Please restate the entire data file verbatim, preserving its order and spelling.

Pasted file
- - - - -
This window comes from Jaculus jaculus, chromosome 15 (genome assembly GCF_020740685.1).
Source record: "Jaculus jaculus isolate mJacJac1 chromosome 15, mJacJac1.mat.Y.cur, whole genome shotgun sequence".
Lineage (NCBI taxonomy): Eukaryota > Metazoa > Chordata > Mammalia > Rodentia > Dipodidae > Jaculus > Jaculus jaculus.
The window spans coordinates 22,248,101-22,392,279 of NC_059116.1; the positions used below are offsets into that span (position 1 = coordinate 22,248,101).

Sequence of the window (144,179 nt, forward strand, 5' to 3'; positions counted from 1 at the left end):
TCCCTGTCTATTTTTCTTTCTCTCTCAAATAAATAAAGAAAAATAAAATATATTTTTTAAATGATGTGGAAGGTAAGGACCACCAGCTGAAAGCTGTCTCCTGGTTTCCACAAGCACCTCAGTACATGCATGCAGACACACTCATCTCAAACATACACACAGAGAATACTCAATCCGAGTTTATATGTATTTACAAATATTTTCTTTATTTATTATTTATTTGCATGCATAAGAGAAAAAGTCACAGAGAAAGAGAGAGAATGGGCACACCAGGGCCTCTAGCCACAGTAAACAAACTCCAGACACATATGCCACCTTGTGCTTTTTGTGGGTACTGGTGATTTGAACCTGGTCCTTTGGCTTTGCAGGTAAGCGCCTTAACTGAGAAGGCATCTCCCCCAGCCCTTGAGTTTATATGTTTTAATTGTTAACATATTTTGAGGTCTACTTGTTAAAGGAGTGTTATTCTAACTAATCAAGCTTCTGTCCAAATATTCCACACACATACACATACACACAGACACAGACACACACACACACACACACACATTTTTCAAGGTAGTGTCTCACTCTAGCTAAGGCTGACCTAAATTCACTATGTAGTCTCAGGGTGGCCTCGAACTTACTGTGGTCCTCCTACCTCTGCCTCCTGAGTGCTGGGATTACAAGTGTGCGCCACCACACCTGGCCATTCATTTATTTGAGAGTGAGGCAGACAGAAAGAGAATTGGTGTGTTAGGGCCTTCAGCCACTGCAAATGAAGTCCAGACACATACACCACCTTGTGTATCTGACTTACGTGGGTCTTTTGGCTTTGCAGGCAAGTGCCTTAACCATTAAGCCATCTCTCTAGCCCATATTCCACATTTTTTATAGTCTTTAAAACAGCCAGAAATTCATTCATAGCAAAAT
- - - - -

This window comes from Jaculus jaculus, chromosome 15 (genome assembly GCF_020740685.1).
Source record: "Jaculus jaculus isolate mJacJac1 chromosome 15, mJacJac1.mat.Y.cur, whole genome shotgun sequence".
Lineage (NCBI taxonomy): Eukaryota > Metazoa > Chordata > Mammalia > Rodentia > Dipodidae > Jaculus > Jaculus jaculus.
The window spans coordinates 22,248,101-22,392,279 of NC_059116.1; the positions used below are offsets into that span (position 1 = coordinate 22,248,101).

Sequence of the window (144,179 nt, forward strand, 5' to 3'; positions counted from 1 at the left end):
TCCCTGTCTATTTTTCTTTCTCTCTCAAATAAATAAAGAAAAATAAAATATATTTTTTAAATGATGTGGAAGGTAAGGACCACCAGCTGAAAGCTGTCTCCTGGTTTCCACAAGCACCTCAGTACATGCATGCAGACACACTCATCTCAAACATACACACAGAGAATACTCAATCCGAGTTTATATGTATTTACAAATATTTTCTTTATTTATTATTTATTTGCATGCATAAGAGAAAAAGTCACAGAGAAAGAGAGAGAATGGGCACACCAGGGCCTCTAGCCACAGTAAACAAACTCCAGACACATATGCCACCTTGTGCTTTTTGTGGGTACTGGTGATTTGAACCTGGTCCTTTGGCTTTGCAGGTAAGCGCCTTAACTGAGAAGGCATCTCCCCCAGCCCTTGAGTTTATATGTTTTAATTGTTAACATATTTTGAGGTCTACTTGTTAAAGGAGTGTTATTCTAACTAATCAAGCTTCTGTCCAAATATTCCACACACATACACATACACACAGACACAGACACACACACACACACACACACATTTTTCAAGGTAGTGTCTCACTCTAGCTAAGGCTGACCTAAATTCACTATGTAGTCTCAGGGTGGCCTCGAACTTACTGTGGTCCTCCTACCTCTGCCTCCTGAGTGCTGGGATTACAAGTGTGCGCCACCACACCTGGCCATTCATTTATTTGAGAGTGAGGCAGACAGAAAGAGAATTGGTGTGTTAGGGCCTTCAGCCACTGCAAATGAAGTCCAGACACATACACCACCTTGTGTATCTGACTTACGTGGGTCTTTTGGCTTTGCAGGCAAGTGCCTTAACCATTAAGCCATCTCTCTAGCCCATATTCCACATTTTTTATAGTCTTTAAAACAGCCAGAAATTCATTCATAGCAAAAT